- "Press Releases: David Tennant and Jessica Hynes in the driving seat for new BBC One comedy drama Learners". BBC. Retrieved 3 April 2007.
- Anders, Charlie Jane (23 March 2009). "Discover Both Ends of The "Spectrum of Spock." Plus The Doctor's Worst Nightmare". io9. Retrieved 18 April 2009.
- "Press Releases: Jessica Hynes in Phoo Action". BBC. Retrieved 3 April 2007.
- "Tickets on sale for Alan Ayckbourn's 'The Norman Conquests'". Broadway.com. Archived from the original on 27 May 2009. Retrieved 5 March 2009.CS1 maint: unfit url (link)
- "The Priory". The Royal Court Theatre. Archived from the original on 9 September 2012. Retrieved 21 April 2010.
- Hall, Julian (20 June 2008). "Stand Up Get Down Featuring Jessica Hynes & Friends, Madame Jojo's, London". The Independent. London. Retrieved 6 May 2010.
- McLean, Gareth (25 May 2007). "I went mainstream. It really wasn't me". The Guardian. London. Retrieved 6 May 2010.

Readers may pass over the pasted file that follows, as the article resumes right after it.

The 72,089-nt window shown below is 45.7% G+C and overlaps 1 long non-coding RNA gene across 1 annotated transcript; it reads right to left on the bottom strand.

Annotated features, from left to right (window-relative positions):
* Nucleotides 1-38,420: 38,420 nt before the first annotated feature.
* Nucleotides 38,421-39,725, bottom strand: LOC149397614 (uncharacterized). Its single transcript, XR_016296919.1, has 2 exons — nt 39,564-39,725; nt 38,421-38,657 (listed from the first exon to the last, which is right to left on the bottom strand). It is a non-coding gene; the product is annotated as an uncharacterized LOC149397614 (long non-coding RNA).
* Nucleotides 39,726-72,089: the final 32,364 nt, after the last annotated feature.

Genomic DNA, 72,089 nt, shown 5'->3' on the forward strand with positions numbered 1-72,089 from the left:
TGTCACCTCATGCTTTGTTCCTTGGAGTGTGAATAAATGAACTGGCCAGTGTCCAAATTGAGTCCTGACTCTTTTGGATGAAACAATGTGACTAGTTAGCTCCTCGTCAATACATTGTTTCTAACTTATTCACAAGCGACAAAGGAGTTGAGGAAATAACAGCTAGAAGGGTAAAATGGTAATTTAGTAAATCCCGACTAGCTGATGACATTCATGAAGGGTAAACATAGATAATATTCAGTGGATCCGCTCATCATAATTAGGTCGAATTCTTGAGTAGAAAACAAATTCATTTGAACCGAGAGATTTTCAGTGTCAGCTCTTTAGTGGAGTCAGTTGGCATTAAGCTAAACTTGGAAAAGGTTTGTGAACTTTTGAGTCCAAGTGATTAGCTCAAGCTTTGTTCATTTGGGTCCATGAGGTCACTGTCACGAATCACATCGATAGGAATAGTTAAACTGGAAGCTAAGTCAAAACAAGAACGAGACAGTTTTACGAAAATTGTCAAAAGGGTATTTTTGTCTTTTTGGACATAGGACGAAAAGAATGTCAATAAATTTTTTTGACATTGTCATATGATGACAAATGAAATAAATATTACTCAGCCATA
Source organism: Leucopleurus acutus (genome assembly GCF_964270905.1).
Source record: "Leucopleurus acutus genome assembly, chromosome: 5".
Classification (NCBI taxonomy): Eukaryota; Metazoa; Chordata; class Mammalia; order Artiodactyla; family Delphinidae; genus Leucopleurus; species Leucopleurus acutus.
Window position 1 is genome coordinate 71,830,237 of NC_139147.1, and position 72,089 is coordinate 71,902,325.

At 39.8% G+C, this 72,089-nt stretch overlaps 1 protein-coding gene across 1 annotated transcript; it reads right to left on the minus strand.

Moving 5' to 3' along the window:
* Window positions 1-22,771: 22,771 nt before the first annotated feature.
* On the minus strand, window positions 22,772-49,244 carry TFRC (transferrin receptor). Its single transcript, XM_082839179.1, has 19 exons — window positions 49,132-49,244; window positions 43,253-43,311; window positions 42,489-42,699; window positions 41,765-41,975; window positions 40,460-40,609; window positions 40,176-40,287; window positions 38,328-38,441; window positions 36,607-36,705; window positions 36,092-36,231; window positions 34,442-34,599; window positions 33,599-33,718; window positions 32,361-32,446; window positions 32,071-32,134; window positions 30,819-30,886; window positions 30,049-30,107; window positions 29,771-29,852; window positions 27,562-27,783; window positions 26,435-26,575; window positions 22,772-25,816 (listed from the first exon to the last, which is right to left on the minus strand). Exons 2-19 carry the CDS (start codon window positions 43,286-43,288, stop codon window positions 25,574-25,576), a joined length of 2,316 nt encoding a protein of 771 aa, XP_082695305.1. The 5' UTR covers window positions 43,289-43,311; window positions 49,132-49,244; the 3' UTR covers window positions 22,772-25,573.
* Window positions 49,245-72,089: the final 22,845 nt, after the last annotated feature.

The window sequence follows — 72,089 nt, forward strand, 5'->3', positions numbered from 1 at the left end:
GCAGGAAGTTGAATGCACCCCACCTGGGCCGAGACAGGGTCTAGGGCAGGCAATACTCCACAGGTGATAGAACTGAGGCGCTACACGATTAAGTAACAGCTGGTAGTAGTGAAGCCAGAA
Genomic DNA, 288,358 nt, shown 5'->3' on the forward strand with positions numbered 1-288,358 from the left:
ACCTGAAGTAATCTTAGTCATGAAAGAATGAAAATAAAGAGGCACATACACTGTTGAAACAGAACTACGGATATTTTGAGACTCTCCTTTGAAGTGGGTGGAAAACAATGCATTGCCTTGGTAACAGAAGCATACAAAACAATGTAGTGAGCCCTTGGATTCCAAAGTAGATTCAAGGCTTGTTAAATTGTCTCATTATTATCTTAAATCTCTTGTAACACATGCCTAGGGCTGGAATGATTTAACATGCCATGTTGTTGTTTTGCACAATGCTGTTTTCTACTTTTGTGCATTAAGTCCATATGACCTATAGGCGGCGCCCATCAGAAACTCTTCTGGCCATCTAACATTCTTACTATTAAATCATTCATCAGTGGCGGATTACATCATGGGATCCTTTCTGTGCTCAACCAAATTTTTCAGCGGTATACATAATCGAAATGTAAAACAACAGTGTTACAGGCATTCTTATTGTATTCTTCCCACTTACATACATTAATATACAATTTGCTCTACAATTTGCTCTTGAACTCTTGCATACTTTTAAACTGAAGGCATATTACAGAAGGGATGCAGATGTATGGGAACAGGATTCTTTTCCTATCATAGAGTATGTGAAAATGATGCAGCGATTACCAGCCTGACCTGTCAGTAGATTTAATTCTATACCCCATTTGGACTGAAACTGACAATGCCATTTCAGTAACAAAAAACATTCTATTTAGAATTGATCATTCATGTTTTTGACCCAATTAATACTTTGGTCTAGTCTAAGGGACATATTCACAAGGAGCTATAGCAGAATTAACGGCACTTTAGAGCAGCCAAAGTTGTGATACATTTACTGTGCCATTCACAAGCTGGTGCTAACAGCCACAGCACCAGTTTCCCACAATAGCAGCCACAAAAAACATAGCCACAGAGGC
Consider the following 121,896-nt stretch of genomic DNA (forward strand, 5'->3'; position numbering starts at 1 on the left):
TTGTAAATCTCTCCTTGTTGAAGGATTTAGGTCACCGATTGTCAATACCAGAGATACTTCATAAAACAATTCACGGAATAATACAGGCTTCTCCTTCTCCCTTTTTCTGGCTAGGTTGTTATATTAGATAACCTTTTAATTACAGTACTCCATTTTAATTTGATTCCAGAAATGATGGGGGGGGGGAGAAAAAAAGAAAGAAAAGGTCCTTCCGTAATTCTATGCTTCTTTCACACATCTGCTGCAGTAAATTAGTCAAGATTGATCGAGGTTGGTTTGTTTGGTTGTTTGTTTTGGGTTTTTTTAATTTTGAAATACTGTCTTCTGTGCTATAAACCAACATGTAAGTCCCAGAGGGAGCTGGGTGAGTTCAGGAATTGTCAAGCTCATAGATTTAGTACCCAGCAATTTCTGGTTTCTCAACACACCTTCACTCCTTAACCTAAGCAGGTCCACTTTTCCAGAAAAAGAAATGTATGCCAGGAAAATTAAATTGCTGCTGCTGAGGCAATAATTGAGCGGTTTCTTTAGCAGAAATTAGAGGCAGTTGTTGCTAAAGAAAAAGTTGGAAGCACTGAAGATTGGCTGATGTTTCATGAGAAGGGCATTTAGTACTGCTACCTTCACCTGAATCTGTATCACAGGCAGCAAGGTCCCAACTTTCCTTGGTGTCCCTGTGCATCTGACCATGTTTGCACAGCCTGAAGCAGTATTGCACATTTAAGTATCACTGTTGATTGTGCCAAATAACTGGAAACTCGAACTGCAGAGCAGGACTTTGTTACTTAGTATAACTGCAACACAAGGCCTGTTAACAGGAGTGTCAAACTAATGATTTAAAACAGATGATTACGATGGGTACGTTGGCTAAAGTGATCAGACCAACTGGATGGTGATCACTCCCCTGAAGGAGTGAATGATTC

- "Laughing in Rhythm". iTunes Store. Retrieved 23 December 2012.[dead link]
- Hodges, Michael (16 October 2018). "David Tennant felt 'huge responsibility' starring in new BBC comedy There She Goes". Radio Times. Retrieved 2 December 2018.
- "British Comedy Awards 1999". British Comedy Guide. Retrieved 19 January 2016.
- "Skinner crowned TV comedy king". BBC. 16 December 2001. Retrieved 19 January 2016.
- "Television in 2002". BAFTA. Retrieved 19 January 2016.
- "Programme Award Winners 2002". Royal Television Society. Retrieved 19 January 2016.[permanent dead link]
- "Television in 2003". BAFTA. Retrieved 19 January 2016.
- "Olivier Winners 2003". Olivier Awards. Retrieved 19 January 2016.
- "JUST THE LIST: Winners and Nominees of the 2009 Tony Awards". Playbill. Retrieved 19 January 2016.
- "British Comedy Awards: Twenty Twelve to take on The Thick of It". The Daily Telegraph. 2 December 2012. Retrieved 19 January 2016.
- "RTS Programme Awards 2013". Royal Television Society. Retrieved 19 January 2016.
- "Television in 2013". BAFTA. Retrieved 19 January 2016.
- "Television in 2015". BAFTA. Retrieved 19 January 2016.